Cardiovascular magnetic resonance catheterization derived pulmonary vascular resistance and medium-termoutcomes in congenital heart disease

J Cardiovasc Magn Reson. 2015 Apr 14;17:28. doi: 10.1186/s12968-015-0130-4.

Cardiovascular magnetic resonance catheterization derived pulmonary vascular resistance and medium-termoutcomes in congenital heart disease.

Pushparajah K1,2Tzifa A3Bell A4Wong JK5Hussain T6,7Valverde I8Bellsham-Revell HR9Greil G10,11Simpson JM12,13Schaeffter T14Razavi R15,16.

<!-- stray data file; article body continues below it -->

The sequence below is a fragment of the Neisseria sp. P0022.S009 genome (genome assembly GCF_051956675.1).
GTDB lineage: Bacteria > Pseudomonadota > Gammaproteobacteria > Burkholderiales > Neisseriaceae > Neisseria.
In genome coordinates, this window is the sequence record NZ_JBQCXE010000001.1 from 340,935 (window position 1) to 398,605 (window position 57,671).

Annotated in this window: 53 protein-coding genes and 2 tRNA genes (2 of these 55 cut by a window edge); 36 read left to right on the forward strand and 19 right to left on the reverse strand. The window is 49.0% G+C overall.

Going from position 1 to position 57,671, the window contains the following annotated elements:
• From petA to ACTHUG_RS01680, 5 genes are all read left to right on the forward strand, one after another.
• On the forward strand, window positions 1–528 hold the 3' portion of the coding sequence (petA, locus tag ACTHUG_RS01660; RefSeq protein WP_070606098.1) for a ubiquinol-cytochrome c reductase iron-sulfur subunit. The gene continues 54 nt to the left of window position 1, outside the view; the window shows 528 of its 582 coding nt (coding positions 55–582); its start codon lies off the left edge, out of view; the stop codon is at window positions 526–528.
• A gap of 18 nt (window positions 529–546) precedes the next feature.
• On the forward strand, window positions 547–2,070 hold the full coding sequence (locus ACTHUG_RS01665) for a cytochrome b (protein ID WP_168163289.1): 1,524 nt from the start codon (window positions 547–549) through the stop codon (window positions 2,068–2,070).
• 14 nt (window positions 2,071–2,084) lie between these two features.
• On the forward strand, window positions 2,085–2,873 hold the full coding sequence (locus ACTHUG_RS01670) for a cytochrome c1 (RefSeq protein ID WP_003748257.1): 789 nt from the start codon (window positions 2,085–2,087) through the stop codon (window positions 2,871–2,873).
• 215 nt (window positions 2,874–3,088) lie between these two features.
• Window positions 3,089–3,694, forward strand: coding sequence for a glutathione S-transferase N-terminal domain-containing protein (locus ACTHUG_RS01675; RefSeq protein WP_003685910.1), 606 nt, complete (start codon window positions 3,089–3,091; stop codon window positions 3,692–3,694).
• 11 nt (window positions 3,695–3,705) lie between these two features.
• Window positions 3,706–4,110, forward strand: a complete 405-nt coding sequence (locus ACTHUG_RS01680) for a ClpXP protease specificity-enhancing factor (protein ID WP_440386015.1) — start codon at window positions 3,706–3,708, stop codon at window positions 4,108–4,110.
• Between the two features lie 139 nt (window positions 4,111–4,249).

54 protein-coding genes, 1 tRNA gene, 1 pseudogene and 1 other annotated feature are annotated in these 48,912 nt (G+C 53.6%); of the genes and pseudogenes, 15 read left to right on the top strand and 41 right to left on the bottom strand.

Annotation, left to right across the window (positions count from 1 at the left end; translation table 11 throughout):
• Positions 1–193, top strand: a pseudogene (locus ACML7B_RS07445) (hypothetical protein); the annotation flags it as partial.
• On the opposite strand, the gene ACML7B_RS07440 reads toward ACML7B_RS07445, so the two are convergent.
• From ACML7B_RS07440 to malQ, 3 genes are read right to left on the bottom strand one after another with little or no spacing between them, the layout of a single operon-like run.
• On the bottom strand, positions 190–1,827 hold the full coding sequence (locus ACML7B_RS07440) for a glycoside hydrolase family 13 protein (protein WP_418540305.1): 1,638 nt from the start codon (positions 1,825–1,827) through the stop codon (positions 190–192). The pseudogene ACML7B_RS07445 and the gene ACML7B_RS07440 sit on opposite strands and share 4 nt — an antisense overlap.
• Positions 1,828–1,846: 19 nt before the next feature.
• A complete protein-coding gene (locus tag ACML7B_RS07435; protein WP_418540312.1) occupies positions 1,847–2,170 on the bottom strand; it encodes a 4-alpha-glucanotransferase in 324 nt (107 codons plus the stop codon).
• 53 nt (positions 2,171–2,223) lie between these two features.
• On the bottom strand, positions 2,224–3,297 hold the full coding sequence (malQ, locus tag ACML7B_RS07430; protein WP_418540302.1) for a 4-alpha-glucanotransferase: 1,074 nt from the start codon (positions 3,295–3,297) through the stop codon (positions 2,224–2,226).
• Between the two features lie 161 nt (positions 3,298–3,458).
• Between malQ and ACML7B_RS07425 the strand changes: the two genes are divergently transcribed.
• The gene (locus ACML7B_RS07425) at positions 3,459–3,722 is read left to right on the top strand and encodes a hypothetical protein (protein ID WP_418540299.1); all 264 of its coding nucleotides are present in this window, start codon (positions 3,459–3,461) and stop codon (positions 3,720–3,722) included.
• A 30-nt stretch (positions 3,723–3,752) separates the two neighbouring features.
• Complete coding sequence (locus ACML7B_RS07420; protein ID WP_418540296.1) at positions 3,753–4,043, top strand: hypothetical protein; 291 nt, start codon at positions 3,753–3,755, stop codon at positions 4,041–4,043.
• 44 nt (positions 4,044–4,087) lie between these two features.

Comment: Elevated pulmonary vascular resistance (PVR) causes significant morbidity and mortality in children. Therefore, accurate assessment of pulmonary vascular resistance is crucial in clinical decision-making in patients in need of surgical septation in biventricular repair or palliation in functionally single ventricle. Invasive studies for direct measurement of pressures are still recommended. The current study assessed the accuracy of hybrid cardiovascular magnetic resonance (CMR) and fluoroscopic guided cardiac catheterizations (XMR) to evaluate PVR in patients with uni- or biventricular circulations. In total, 149 patients (median age 3.6 years; 13.8 kg)  underwent 167 CMR/XMR and were followed-up for 4.2 years. The study demonstrates that patients with L-R shunt lesions, and  PVR of up to 6 WU.m2 have good long-term outcomes following surgical repair. Mean radiation exposure was 0.72 mSv in CMR/XMR, which is much less than in conventional catheterization. In summary, CMR/XMR provides an accurate, and safe tool for risk stratification of patients with congenital heart disease being considered for interventions.